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All You Need to Know About W-9 Forms & How Your Contractor Should Fill It Out

You must have heard about W-9 forms; they are used to report contractors’ payments. So, if you are an employer hiring Contractors, it is important to understand these forms and how they should be filled out. This blog will explain what W-9 forms are and how you can ensure your contractors fill them out correctly.

The path of employing contractors is full of paperwork – it’s like the mazes in your childhood days! You’re always bound to run into a few roadblocks along the way. With so much paperwork to keep track of, it’s easy to get overwhelmed.

One such document you will come across is the W-9 form. Employers and contractors use this form to report payments made for services the contractor provides. It is an important piece of paper that must be filled out correctly, or both parties can face the consequences down the line from tax authorities. So, let’s look at this form and how you should use it in your business operations.

Understanding The Form W-9

The W-9 form is an Internal Revenue Service (IRS) form that must be completed whenever you hire a contractor to complete services for your business. This form requires the contractor to provide their name, address, social security number, or taxpayer identification number. Additionally, it provides information about the company paying out this remuneration and serves as an official document stating that the contractor is not eligible for employee benefits.

It consists of three main parts; the first is information about the contractor, such as their name and tax identification number. The second section asks for a certification that the contractor is not subject to Backup Withholding or Foreign person is subject to withholding. The third part includes general instructions about filling out the form.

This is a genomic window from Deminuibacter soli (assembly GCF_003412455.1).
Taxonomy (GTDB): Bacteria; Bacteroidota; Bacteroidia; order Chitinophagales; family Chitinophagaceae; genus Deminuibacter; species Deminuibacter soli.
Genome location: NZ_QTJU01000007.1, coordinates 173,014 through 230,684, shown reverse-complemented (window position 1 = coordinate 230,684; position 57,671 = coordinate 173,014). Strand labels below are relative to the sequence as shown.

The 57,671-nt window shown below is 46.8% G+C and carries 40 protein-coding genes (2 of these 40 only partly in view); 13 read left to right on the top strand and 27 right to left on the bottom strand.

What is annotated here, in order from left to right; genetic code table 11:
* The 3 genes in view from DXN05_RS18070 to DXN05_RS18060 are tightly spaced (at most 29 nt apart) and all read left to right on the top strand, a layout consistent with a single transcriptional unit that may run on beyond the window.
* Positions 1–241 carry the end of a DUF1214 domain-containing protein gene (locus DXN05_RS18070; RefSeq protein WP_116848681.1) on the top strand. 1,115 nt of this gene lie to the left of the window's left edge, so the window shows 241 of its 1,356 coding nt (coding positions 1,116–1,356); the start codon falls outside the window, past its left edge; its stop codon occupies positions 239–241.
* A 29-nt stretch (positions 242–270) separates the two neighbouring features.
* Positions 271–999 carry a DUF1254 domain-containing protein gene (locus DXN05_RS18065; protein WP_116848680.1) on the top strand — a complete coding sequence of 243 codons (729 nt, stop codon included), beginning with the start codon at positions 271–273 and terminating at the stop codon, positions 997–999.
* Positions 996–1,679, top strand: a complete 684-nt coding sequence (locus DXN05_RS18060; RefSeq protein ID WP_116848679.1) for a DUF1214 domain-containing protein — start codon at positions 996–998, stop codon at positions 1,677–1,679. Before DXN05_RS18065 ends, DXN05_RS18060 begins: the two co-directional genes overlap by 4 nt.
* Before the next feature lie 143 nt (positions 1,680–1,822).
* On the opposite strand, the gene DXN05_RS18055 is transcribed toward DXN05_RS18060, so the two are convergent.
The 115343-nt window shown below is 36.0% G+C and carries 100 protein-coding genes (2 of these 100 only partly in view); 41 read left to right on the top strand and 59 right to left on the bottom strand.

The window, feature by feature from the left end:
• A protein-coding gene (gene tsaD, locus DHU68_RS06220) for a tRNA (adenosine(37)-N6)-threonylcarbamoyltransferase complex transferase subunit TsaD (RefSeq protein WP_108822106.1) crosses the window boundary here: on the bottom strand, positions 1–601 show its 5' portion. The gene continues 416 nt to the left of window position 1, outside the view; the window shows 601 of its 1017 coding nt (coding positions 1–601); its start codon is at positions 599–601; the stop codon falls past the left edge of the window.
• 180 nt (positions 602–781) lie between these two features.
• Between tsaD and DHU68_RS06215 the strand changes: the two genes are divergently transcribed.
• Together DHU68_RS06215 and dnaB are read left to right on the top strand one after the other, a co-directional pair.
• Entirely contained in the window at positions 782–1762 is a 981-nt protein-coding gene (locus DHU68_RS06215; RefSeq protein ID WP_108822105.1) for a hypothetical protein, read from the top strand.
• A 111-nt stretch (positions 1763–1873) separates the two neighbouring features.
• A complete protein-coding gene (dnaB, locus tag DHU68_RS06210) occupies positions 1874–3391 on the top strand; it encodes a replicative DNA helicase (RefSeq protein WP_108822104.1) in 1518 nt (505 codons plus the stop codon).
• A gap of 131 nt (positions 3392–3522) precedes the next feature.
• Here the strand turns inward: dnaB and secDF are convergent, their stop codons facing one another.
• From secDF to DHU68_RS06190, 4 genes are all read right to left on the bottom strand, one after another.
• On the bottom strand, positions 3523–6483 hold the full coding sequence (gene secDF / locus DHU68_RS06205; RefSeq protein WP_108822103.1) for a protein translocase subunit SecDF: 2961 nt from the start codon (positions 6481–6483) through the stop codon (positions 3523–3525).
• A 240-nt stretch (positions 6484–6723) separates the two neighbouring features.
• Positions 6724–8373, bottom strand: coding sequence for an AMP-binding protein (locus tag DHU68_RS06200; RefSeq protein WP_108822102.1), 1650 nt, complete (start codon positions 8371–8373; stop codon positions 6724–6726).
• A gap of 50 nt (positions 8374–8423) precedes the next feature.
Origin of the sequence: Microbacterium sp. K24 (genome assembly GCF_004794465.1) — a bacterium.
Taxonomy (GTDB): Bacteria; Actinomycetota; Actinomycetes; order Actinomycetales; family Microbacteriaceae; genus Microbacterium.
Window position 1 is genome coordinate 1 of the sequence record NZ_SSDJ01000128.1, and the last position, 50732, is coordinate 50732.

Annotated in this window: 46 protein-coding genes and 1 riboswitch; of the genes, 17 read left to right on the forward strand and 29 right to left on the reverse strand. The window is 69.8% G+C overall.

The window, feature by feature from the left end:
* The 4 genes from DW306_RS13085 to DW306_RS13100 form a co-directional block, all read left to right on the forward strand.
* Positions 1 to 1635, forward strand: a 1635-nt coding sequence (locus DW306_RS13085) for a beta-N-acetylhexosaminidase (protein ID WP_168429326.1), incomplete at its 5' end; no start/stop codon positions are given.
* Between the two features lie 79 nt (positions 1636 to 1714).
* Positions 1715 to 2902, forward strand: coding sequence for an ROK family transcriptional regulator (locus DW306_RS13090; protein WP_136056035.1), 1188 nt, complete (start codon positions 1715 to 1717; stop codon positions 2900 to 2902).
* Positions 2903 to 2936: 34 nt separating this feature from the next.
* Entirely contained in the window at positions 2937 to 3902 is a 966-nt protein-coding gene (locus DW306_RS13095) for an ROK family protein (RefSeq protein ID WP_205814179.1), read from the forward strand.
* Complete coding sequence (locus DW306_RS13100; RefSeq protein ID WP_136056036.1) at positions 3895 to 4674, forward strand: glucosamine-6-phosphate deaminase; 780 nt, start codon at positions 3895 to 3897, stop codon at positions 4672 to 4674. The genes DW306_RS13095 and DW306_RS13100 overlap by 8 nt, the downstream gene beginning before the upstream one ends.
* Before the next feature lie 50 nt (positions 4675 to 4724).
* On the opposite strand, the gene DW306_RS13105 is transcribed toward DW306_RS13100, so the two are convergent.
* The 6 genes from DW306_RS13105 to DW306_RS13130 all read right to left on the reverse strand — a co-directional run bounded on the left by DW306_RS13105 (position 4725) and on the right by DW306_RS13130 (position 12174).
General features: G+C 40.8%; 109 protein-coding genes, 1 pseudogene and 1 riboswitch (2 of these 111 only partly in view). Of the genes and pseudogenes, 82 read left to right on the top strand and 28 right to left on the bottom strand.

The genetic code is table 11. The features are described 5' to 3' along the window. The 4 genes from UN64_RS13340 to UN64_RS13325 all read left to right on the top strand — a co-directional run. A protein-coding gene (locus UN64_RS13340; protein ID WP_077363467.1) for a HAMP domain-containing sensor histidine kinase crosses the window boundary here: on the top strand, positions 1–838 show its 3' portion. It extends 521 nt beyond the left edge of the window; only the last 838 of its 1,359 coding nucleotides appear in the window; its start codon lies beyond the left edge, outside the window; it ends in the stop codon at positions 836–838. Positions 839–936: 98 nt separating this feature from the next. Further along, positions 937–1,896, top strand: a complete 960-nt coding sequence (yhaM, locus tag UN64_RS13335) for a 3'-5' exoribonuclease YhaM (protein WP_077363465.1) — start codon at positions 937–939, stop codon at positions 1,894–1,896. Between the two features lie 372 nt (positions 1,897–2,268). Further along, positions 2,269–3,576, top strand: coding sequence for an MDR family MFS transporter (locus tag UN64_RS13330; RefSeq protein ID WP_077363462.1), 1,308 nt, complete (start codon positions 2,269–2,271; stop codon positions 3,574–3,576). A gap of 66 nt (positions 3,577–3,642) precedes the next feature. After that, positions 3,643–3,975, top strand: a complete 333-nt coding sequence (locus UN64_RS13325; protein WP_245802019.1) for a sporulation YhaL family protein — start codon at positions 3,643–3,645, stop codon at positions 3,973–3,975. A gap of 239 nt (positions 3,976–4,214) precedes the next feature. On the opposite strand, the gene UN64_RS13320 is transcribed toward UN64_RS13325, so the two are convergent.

What Are The Purpose Of Form W-9?

Form W-9 is used to provide the Internal Revenue Service with accurate information about contractors and freelancers so that they can track their earnings for tax purposes. It is also used to help companies verify that the contractor or freelancer has a valid Social Security number and/or Employer Identification Number. The form also states that the contractor is not eligible for employee benefits, such as health insurance or pension contributions.

Overall, Form W-9 serves an important purpose in ensuring compliance with IRS regulations for contractors and employers. As an employer, you must obtain a W-9 form from each contractor or freelancer you hire and keep it on file for four years. In addition, employers must also submit 1099 forms to the IRS each year summarizing payments made to contractors and freelancers during the previous year.

Who Needs To Fill Out The Form W-9?

The Form W-9 must be completed by anyone hired as a contractor or freelancer and will receive employment payments. As an employer, you must obtain a completed W-9 form from each contractor or freelancer before making any payments. The form must be signed and dated by the contractor or freelancer.

When Do I Need To Submit The W-9 Forms? 

You don’t need to submit the completed forms to the IRS; however, you should keep all completed forms on file in case there is ever an audit of your business. The form must be collected before any payments are made to contractors and freelancers, and failure to do so could result in fines and penalties from the IRS.

The W-9 form should also be updated annually and whenever the contractor or freelancer’s information changes. The form must also be completed if a contractor or freelancer is paid more than $600 during the tax year.

What Are The Penalties For Not Collecting The Form? 

The IRS imposes fines for those who do not submit or abide by the requirements of Form W-9. Failing to supply the correct taxpayer identification number carries a penalty of $50 per violation. However, this may be waived if it can be proven that the infraction was due to no fault of the taxpayer’s own.

Taxpayers can face civil penalties if they provide incorrect information, leading to incorrect withholding. If the taxpayer makes a false statement that results in no backup withholding, they may be fined up to $500. Further non-compliance may lead to criminal penalties and possibly imprisonment if the taxpayer willfully falsifies any information or affirmations. The penalty, however, can be waived if it is proven that the non-compliance was not due to willful neglect.

Hiring an independent contractor or an employee to work for your business carries many tax-related responsibilities that must be met to remain compliant with the IRS. Form W-9 should be completed by any contractor or employee so that the employer can correctly submit the information for federal tax withholdings. At the end of the year, all employees should be provided with a Form W-2 that details the wages earned and taxes withheld so that they can accurately report their income for tax purposes.

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